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GOP Sen. Graham says he’s ‘glad’ NSA is collecting phone records
Question of the Day
Sen. Lindsey Graham said Thursday that he is "glad" that the National Security Agency is collecting millions of telephone records — including his own — from one of the nation's largest telecommunications companies in an attempt to combat terrorism.
Mr. Graham said that he is a Verizon customer and has no problem with the company turning over records to the government if it helps it do its job. The South Carolina Republican said that people who have done nothing wrong have nothing to worry about because the NSA is mining the phone records for people with suspected ties to terrorism.
"We are very much under threat. Radical Islam is on the rise throughout the region. Homegrown terrorism is one of my biggest concerns. It is happening in our own backyard, and I am glad that NSA is trying to find out what terrorists are up to overseas and inside the country," Mr. Graham said during an appearance on "Fox and Friends."
Mr. Graham said that the NSA will paw through the information and will then monitor the telephone conversations of those its deems a threat to national security.
Mr. Graham's comments came shortly after the White House broke its silence on a news report in the Guardian, a newspaper in the United Kingdom, that said the Foreign Intelligence Surveillance Court granted the FBI a highly classified court order that requires that Verizon turn over on an "ongoing, daily basis" information on all telephone calls in the system to the NSA, including those calls made in the US as well as those between the U.S. and other countries.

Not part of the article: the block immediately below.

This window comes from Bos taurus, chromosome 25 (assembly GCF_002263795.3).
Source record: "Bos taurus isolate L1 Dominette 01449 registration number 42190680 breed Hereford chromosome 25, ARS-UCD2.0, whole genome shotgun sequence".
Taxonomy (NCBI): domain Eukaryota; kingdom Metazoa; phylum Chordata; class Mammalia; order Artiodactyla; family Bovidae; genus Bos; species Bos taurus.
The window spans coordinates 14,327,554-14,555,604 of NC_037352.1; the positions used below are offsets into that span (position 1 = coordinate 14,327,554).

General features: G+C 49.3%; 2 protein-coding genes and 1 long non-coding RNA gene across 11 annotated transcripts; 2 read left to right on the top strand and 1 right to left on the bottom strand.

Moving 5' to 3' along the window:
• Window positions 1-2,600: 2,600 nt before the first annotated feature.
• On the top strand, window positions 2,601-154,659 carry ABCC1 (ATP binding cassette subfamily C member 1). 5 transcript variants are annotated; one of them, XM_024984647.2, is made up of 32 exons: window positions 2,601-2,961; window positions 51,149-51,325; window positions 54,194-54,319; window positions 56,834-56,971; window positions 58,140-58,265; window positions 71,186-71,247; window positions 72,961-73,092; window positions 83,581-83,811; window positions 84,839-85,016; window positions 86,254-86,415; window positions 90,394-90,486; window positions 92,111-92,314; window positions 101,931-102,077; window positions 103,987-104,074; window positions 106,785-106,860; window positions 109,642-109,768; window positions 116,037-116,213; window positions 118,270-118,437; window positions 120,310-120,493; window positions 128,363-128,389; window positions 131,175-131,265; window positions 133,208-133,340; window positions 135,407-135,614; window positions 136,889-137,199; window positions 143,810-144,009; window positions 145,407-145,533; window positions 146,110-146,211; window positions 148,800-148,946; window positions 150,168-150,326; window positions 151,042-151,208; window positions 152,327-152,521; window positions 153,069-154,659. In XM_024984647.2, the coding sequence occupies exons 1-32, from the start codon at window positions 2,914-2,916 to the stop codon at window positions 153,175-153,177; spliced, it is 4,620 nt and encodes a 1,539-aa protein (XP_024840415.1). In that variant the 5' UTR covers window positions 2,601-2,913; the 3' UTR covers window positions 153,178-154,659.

"Information of the sort described in the Guardian article has been a critical tool in protecting the nation from terrorist threats to the United States, as it allows counterterrorism personnel to discover whether known or suspected terrorists have been in contact with other persons who may be engaged in terrorist activities, particularly people located inside the United States," the senior Obama administration official said.
The court order runs from April 25 until July 19 and shows the the Obama administration has been gathering found records of millions of Verizon customers, regardless of whether or not they are suspected of wrong doing.
"On its face, the order reprinted in the article does not allow the government to listen in on anyone's telephone calls," the senior administration official said Thursday. "The information acquired does not include the content of any communications or the name of any subscriber. It relates exclusively to metadata, such as a telephone number or the length of a call."
The official said that Congress passed the Foreign Intelligence Surveillance Act and is regularly briefed on the information collected under it.
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